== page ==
Becky entered the South China Sea around midnight of 26 August. Its circulation grew in size and it attained typhoon intensity about 350 km south-southeast of Dongsha on 27 August. Thereafter, it moved steadily westwards in an almost straight line at a speed of about 22 km/h. A ragged eye appeared temporarily on satellite photographs that evening. Becky passed about 100 km north of Xisha during the day on 28 August and about 50 km south of Hainan Island the next morning.
In Hainan, about 4000 hectares of rice paddy were damaged and other crops such as sugar cane, rubber and lumber were also ruined. An engineering ship and a 7000-tonne cargo ship, 'Alphard', vanished in the high seas with 13 and 22 crewmen on board respectively.
Becky weakened to a severe tropical storm just before landing over central Vietnam about 250 km northwest of Danang early in the evening on 29 August. It crossed Laos and entered northeastern Thailand where it finally dissipated about 470 km north-northeast of Bangkok on 30 August. In the central provinces of Vietnam, about 6600 houses were destroyed and 8900 others were damaged. Three ships capsized and 237 fishing boats were destroyed or damaged. About 160 000 hectares of rice paddy were ruined. The death toll was 15 and thousands of people were made homeless.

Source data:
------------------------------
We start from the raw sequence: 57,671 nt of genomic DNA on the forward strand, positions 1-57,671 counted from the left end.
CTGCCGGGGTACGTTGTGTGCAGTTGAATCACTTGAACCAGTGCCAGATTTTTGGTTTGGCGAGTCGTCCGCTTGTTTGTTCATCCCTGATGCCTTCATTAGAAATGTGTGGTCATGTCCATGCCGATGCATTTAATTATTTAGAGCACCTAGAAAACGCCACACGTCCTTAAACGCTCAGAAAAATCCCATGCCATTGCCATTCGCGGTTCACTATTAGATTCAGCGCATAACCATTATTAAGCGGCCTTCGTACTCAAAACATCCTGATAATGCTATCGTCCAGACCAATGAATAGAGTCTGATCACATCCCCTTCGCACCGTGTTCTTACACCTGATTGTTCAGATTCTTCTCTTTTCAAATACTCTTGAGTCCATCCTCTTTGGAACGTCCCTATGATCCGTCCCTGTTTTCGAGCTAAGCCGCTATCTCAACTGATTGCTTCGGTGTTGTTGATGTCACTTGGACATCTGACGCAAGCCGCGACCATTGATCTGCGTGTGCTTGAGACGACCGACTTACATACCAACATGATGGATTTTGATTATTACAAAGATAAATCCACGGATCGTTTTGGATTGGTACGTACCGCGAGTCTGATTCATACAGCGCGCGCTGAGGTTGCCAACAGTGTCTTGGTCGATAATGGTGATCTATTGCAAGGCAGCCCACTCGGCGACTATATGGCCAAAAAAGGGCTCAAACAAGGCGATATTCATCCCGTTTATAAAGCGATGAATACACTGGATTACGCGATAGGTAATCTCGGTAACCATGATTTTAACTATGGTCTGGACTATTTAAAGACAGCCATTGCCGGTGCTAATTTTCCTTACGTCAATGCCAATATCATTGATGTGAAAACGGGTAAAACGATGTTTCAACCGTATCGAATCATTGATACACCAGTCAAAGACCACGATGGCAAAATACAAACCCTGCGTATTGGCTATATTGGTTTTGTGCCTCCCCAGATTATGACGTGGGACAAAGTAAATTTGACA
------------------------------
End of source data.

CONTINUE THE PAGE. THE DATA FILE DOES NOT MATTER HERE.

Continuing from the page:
||Turning gradually west-northwestwards at 18 km/h, Chuck made landfall over the southern coast of Hainan on the morning of 28 June. A weather observing station (Yaxian: 59948) recorded a mean sea-level pressure of 964.1 hPa as Chuck passed 40 km to its north-northeast that morning. After traversing the southwestern part of Hainan, Chuck entered Beibu Wan that evening. Still maintaining typhoon intensity, Chuck tracked to the northwest at 13 km/h over Beibu Wan. It made landfall over the northern part of Vietnam about 100 km east-southeast of Hanoi on the evening of 29 June and weakened rapidly over land. It finally dissipated in northern Vietnam on 30 June.